&
Franz,
T. M.
(2004).
Methodological
Issues
in
Research
on
Business
9. C a s u a l D r e s s . T h e J o u r n a l o f
American
Academy of Business,
Cambridge,
5,
130‐137.
10. Rozakis, L., & Rozakis, B. (1998). The
complete idiot’s guide to office politics.
SIES Journal of Management, September 09 - March 2010, Vol. 6(2)
109
SIES Journal of Management, September 09 -March 2010, Vol.6(2): 104-111
Rural Marketing
Vidya Iyer
Prof.Vidya Iyer is Faculty of Management Studies, SIES College of Management Studies, Navi Mumbai.
[email protected]
Abstract
In the recent years, rural markets in India
have undergone considerable changes as
the urban markets have hit saturation
and relative growth has slowed down.
Marketers have realized that rural India
has tremendous potential and with
increasing focus of the policy makers on
injecting money to pump the rural economy
have all contributed towards an increased
interest of businesses towards rural India.
This article is an attempt to understand
rural markets and how organizations serve
the emerging rural markets.
Introduction
Rural Marketing is defined as a function that
manages all activities involved in assessing,
stimulating and converting the purchasing
power of rural consumers into an effective
demand for specific products & services
and moving these products & services to the
people in rural areas to create satisfaction
and a better standard of living and thereby
achieving organizational goals.
C.K. Prahlad in his book ‘The Fortune
at the Bottom of the Pyramid’, speaks
about the need for companies to design and
develop innovative products and services
which help the poor prosper by partnering
and engaging with them. He goes on to say
that there is huge consumer potential in
rural India and addressing this segment is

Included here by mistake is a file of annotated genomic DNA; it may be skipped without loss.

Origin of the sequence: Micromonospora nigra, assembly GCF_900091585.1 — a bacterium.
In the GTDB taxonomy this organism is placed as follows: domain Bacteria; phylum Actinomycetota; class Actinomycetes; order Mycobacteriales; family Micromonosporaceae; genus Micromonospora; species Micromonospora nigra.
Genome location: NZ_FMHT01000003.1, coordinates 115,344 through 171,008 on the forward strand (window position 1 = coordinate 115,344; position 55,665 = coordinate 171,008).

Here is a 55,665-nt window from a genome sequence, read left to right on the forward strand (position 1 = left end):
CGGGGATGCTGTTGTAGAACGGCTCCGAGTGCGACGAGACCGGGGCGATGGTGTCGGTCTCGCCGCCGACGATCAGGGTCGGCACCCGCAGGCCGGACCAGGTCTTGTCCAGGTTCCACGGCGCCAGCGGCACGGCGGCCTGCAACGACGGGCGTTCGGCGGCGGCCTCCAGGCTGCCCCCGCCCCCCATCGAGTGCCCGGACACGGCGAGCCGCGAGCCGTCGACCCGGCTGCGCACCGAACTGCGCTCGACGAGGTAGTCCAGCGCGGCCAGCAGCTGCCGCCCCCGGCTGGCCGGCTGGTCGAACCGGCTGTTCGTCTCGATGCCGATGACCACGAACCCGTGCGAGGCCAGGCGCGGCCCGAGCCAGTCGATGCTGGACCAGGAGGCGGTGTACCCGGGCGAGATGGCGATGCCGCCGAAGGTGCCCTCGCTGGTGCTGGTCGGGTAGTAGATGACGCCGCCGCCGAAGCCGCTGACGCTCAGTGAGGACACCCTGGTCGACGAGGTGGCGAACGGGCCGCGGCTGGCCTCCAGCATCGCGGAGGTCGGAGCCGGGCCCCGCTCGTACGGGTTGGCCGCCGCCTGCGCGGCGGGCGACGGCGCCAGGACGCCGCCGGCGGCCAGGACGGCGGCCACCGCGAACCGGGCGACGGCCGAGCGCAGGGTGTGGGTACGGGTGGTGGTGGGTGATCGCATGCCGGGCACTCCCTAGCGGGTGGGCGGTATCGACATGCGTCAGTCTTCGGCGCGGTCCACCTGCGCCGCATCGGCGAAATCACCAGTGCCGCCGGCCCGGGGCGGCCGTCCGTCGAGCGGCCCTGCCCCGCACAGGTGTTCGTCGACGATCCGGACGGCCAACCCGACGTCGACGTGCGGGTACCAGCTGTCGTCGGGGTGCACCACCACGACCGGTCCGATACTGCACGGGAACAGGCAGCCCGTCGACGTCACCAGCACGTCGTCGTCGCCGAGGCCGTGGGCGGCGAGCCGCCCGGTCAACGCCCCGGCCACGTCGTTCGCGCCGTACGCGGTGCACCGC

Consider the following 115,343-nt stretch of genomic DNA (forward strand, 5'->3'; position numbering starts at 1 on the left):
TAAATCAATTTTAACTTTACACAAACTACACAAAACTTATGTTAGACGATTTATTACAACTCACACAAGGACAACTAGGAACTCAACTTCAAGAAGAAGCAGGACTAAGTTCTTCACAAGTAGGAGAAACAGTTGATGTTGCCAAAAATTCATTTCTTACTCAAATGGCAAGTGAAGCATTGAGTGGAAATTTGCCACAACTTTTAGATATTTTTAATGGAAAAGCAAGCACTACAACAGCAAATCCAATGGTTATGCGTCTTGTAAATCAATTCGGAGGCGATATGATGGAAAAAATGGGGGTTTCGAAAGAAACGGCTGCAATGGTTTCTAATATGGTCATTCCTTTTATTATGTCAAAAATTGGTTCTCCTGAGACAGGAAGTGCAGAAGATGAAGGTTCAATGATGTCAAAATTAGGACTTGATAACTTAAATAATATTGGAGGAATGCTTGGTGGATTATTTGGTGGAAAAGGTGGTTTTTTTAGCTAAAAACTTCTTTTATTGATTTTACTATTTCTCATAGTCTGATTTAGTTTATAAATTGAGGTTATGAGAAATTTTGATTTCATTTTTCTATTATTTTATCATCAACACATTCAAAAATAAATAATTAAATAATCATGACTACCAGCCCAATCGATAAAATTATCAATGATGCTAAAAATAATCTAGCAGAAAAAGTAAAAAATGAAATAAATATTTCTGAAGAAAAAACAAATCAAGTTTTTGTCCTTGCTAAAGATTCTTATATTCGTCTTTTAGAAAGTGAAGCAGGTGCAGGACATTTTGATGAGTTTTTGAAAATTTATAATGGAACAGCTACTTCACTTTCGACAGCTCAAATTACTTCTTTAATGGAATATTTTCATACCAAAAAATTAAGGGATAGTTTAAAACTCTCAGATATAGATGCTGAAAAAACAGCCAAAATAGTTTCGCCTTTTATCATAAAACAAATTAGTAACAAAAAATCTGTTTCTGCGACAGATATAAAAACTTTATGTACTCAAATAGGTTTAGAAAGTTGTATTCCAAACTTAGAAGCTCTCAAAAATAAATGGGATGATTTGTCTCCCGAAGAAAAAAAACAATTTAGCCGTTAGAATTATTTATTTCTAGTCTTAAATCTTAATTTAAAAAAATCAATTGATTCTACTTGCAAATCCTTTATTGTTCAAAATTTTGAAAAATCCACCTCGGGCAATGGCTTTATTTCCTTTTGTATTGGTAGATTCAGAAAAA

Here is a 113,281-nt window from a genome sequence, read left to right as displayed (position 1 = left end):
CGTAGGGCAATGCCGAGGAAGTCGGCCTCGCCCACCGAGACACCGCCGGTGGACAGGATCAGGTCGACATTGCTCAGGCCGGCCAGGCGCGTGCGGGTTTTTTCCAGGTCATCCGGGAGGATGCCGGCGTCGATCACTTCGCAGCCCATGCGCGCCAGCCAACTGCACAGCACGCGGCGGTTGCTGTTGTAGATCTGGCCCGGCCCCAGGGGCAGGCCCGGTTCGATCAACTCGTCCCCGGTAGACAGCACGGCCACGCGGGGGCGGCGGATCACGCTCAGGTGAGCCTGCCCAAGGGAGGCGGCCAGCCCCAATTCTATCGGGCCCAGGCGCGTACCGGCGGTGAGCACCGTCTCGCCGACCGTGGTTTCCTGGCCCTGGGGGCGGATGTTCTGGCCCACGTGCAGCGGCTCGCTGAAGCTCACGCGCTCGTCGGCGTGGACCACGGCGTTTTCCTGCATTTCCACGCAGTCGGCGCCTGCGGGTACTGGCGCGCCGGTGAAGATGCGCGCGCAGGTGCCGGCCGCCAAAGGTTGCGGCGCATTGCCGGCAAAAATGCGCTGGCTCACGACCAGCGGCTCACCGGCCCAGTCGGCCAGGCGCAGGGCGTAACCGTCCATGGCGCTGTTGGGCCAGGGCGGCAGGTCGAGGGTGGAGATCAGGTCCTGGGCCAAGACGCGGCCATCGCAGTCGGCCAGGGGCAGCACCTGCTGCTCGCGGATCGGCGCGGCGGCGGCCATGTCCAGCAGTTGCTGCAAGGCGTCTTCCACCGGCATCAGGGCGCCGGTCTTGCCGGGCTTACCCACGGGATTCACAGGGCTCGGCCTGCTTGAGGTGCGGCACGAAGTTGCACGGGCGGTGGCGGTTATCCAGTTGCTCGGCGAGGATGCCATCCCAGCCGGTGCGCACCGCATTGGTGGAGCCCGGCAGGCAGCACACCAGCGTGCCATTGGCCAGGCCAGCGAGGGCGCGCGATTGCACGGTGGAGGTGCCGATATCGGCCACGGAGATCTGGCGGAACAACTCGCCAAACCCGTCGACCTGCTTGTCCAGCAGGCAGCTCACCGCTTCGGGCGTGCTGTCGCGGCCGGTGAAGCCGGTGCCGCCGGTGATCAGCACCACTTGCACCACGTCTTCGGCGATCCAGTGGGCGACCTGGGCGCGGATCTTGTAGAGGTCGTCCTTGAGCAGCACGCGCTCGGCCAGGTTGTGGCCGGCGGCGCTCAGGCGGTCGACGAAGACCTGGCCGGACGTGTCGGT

a win-win partnership for both - companies
and people.
Understanding the Rural Market
With a population already in excess of one
billion people, India has caught the eye of
multinational corporations across the globe
as a place of opportunity for exploring new
markets. While India has portions of their
110
Rural Marketing
population that would be considered wealthy
or middle class by Western standards, a much
greater percentage of India’s population is
low income. As a result, they spend money,
live, and use products differently than
the countries where most multinational
corporations originate.
Rural areas, in
particular, exemplify these differences.
Understanding the characteristics that make
the people and the market in rural India
unique can help corporations to enter this
market with success.
The Products in the rural market should
essentially operate at the basic and expected
level of product classification. They should
essentially meet the basic needs of the
consumer and should be a no-frill product,
as the consumer would not be valuing much
any further addition to the product concept.
Companies also face a daunting task in